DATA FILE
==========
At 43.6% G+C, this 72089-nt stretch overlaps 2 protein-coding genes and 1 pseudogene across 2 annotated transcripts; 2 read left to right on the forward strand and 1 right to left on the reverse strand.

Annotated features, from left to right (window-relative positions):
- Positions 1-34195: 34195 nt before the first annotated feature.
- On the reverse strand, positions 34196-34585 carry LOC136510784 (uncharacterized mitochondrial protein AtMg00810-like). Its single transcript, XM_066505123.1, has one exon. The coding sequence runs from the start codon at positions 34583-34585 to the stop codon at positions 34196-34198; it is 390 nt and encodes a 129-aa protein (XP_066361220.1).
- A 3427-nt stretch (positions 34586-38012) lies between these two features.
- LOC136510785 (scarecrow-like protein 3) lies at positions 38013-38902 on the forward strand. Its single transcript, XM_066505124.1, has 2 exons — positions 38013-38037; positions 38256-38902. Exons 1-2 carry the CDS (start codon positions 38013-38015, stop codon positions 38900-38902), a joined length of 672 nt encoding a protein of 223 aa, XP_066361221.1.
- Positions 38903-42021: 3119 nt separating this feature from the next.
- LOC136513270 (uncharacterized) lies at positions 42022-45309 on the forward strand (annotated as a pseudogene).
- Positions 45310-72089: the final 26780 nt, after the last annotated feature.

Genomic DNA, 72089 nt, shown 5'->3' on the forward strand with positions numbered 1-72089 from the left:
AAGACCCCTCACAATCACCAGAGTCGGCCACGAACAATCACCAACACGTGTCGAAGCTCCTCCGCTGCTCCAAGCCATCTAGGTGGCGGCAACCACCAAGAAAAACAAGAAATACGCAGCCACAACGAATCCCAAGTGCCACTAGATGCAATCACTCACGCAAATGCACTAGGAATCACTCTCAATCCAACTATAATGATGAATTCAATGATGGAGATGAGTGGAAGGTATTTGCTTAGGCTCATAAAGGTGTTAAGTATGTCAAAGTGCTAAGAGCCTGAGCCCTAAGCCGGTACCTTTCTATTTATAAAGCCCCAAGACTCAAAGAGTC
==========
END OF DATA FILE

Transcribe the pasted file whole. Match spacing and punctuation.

At 43.6% G+C, this 72089-nt stretch overlaps 2 protein-coding genes and 1 pseudogene across 2 annotated transcripts; 2 read left to right on the forward strand and 1 right to left on the reverse strand.

Annotated features, from left to right (window-relative positions):
- Positions 1-34195: 34195 nt before the first annotated feature.
- On the reverse strand, positions 34196-34585 carry LOC136510784 (uncharacterized mitochondrial protein AtMg00810-like). Its single transcript, XM_066505123.1, has one exon. The coding sequence runs from the start codon at positions 34583-34585 to the stop codon at positions 34196-34198; it is 390 nt and encodes a 129-aa protein (XP_066361220.1).
- A 3427-nt stretch (positions 34586-38012) lies between these two features.
- LOC136510785 (scarecrow-like protein 3) lies at positions 38013-38902 on the forward strand. Its single transcript, XM_066505124.1, has 2 exons — positions 38013-38037; positions 38256-38902. Exons 1-2 carry the CDS (start codon positions 38013-38015, stop codon positions 38900-38902), a joined length of 672 nt encoding a protein of 223 aa, XP_066361221.1.
- Positions 38903-42021: 3119 nt separating this feature from the next.
- LOC136513270 (uncharacterized) lies at positions 42022-45309 on the forward strand (annotated as a pseudogene).
- Positions 45310-72089: the final 26780 nt, after the last annotated feature.

Genomic DNA, 72089 nt, shown 5'->3' on the forward strand with positions numbered 1-72089 from the left:
AAGACCCCTCACAATCACCAGAGTCGGCCACGAACAATCACCAACACGTGTCGAAGCTCCTCCGCTGCTCCAAGCCATCTAGGTGGCGGCAACCACCAAGAAAAACAAGAAATACGCAGCCACAACGAATCCCAAGTGCCACTAGATGCAATCACTCACGCAAATGCACTAGGAATCACTCTCAATCCAACTATAATGATGAATTCAATGATGGAGATGAGTGGAAGGTATTTGCTTAGGCTCATAAAGGTGTTAAGTATGTCAAAGTGCTAAGAGCCTGAGCCCTAAGCCGGTACCTTTCTATTTATAAAGCCCCAAGACTCAAAGAGTC